With twelve original novels, nine original short stories, countless spin-off books and 24 films since his creation in 1953, secret agent James Bond is one of the most famous fictional characters of the modern day, Britain's answer to Batman. Bond creator Ian Fleming famously drew on his own experiences in wartime naval intelligence to give Bond's adventures a sense of realism. But who were the inspirations for this iconic character? Some of the answers are surprising.
When former SAS officer Sir Fitzroy Maclean died in 1996, newspaper articles described him as "the real James Bond." During the Second World War, Maclean, who enlisted as a private and retired as a Brigadier, carried out dangerous missions behind enemy lines in occupied Yugoslavia. Maclean was a Bond fan, as witnessed by his first edition Bond novels. However, both Maclean himself and Fleming biographer Andrew Lycett have denied that Maclean was the inspiration for James Bond.
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Wilfred "Biffy" Dunderdale
While working for Naval Intelligence in 1940, Ian Fleming visited beleaguered Paris. While there, he met with the head of the Paris section of SIS, the organisation now known as MI6. Wilfred "Biffy" Dunderdale, the son of a wealthy trading family, loved the finer things in life and was a noted womaniser and bon vivant who drove around Paris in an armour-plated Rolls-Royce. Lycett has cited Dunderdale as a more likely inspiration for Bond.
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The Bond of Fleming's novels is a somewhat more brutal character than many of his screen incarnations; part of this image may have come from another wartime British agent, Michael Mason. While working as a British agent in Romania during the early years of the Second World War, Mason was pursued by two German agents who attempted to corner him in a moving train. Mason killed his two opponents with his bare hands and threw their bodies out of the train's window. This incident is said to have been the inspiration for a similar scene in "From Russia With Love."
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Sidney Reilly was one of the most notorious British agents of the interwar period, most famous for his involvement in an attempt to overthrow the government of the Soviet Union. Stories of Reilly's adventures circulated widely, particularly as a result of the work of his colleague Robert Bruce Lockhart. Lockhart was a friend of Ian Fleming's and is believed to have shared his memories of Reilly with the author.
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Forest "Tommy" Yeo-Thomas
A recent biography of another Second World War agent, Forest "Tommy" Yeo-Thomas, code-named White Rabbit, claims that Yeo-Thomas was another inspiration for James Bond. White Rabbit's feats, which included parachuting into occupied France and escaping from a concentration camp after being captured and tortured, certainly have some of Bond's action-adventure touch to them.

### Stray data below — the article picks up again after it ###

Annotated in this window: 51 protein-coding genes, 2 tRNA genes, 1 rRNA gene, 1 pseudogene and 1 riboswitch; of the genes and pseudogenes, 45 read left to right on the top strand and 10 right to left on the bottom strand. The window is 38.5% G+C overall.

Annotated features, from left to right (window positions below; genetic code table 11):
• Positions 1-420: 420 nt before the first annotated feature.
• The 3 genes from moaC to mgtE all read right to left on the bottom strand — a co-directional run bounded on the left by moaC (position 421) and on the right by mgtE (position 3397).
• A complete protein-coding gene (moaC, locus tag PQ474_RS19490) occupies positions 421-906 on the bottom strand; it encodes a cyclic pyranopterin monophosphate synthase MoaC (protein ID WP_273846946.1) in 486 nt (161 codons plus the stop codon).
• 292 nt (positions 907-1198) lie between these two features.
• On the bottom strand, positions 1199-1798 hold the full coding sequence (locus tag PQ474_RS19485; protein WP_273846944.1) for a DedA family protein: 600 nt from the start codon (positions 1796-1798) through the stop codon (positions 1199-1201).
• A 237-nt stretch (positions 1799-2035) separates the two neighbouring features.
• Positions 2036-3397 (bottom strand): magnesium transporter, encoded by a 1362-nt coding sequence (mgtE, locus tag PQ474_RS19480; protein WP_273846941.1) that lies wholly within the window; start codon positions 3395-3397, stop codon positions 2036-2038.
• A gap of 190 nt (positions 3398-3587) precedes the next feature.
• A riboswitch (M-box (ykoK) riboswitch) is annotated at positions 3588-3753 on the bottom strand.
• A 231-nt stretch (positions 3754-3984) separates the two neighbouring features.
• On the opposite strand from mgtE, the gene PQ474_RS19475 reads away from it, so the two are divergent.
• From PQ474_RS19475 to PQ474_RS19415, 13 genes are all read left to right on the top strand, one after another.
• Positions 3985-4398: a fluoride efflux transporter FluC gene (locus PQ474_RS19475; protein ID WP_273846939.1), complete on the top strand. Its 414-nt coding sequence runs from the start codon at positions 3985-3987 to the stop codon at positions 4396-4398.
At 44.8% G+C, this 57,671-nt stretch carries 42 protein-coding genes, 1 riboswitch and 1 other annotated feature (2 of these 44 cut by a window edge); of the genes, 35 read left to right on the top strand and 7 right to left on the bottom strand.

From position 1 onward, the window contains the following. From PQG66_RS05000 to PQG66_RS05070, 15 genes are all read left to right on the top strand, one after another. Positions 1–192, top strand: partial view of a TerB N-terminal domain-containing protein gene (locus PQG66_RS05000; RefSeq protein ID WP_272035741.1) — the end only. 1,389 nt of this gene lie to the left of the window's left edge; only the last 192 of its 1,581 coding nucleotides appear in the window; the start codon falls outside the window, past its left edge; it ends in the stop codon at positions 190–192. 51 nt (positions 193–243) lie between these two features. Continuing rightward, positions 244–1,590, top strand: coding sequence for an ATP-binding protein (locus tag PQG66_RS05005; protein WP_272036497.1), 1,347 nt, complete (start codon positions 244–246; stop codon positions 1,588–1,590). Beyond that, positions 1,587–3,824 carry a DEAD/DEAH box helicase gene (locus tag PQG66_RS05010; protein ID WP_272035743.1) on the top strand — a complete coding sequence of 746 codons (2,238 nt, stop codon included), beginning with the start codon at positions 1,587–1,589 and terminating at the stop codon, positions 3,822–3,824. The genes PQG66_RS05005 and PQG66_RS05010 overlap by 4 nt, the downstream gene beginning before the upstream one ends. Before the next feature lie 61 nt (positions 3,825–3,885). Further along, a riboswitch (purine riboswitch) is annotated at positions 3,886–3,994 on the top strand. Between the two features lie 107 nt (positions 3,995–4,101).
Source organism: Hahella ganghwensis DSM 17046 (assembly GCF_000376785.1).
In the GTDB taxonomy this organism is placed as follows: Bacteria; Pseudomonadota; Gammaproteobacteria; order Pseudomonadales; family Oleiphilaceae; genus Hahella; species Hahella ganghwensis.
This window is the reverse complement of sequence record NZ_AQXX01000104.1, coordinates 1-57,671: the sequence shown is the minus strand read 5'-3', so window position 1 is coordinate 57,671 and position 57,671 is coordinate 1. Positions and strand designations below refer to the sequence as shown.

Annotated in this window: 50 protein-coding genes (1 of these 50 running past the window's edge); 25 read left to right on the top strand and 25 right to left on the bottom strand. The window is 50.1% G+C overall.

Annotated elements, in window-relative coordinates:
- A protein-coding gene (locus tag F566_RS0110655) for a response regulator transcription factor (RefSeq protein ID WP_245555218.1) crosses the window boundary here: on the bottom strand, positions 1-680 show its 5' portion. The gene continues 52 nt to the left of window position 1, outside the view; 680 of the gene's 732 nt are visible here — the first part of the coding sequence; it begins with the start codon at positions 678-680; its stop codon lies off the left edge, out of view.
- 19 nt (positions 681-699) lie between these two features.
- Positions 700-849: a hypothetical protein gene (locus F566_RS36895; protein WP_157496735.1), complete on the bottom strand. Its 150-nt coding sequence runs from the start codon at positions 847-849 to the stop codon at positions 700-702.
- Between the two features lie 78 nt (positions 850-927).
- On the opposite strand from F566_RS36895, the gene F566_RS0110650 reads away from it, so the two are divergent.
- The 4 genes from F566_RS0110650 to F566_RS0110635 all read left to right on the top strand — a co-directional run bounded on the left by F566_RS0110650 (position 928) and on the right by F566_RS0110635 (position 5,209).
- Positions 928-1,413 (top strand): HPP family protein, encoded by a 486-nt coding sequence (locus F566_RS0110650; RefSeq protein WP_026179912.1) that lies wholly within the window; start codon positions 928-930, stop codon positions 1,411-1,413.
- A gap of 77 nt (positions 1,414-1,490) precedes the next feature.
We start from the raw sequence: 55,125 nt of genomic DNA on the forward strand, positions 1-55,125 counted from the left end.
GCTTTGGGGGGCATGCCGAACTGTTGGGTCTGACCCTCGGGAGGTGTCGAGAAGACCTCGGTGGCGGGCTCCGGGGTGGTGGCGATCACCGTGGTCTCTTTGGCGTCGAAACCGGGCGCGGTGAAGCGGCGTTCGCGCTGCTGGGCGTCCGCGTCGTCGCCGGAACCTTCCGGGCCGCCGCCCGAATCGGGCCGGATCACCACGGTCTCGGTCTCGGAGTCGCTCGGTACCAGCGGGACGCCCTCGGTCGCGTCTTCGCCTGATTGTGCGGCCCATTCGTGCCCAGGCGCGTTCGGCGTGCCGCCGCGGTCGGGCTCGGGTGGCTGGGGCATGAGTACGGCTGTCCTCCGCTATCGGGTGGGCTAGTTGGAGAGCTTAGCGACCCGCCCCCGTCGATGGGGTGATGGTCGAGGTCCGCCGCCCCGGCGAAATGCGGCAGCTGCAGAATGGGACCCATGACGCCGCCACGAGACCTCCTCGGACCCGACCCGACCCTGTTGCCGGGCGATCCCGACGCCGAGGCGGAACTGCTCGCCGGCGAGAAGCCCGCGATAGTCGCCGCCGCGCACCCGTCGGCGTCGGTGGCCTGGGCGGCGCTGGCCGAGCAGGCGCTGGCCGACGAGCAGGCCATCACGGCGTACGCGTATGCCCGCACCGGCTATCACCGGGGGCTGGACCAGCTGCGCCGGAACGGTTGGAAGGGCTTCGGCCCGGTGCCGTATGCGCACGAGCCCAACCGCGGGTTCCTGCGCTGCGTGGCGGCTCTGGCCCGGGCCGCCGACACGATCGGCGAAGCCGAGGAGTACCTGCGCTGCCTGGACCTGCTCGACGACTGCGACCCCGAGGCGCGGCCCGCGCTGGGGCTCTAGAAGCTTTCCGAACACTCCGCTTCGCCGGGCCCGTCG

Dr John Dee
It may seem surprising that an Elizabethan scholar might have anything to do with a modern fictional secret agent, but John Dee, who died in 1608 or 1609, is alleged to have used the code "007" to indicate secret correspondence on letters written to Queen Elizabeth I. Dee, whose interests included astronomy, mathematics and sorcery, did serve as an unofficial English agent during his travels, although with his occult paraphernalia he might have made a better Bond villain.
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American composer Hoagy Carmichael, known for hits such as "Stardust," is another unlikely real-world analogue for 007. The connection, however, is simple: Fleming modeled Bond's appearance on the composer, even describing him in his novels as resembling Carmichael. As with many aspects of the novels, this description, which portrays Bond as rather average-looking, did not survive into the world of film.
Fleming wrote his Bond novels from his home in Jamaica, Goldeneye. One of the books on his bookshelf was "Birds of the West Indies" by ornithologist James Bond. Fleming, an avid birdwatcher, recalled the name when creating his character. He later said that the dullness of the name was what appealed to him.
The most obvious inspiration for Bond is author Ian Fleming himself. Although Fleming worked in an office in intelligence rather than in the field, Bond reflects many of his creator's tastes, in areas from clothing to cars to cigarettes. Fleming's love of gadgets shines through in both the novels and the films. The creator even described Bond as a wish-fulfillment version of himself.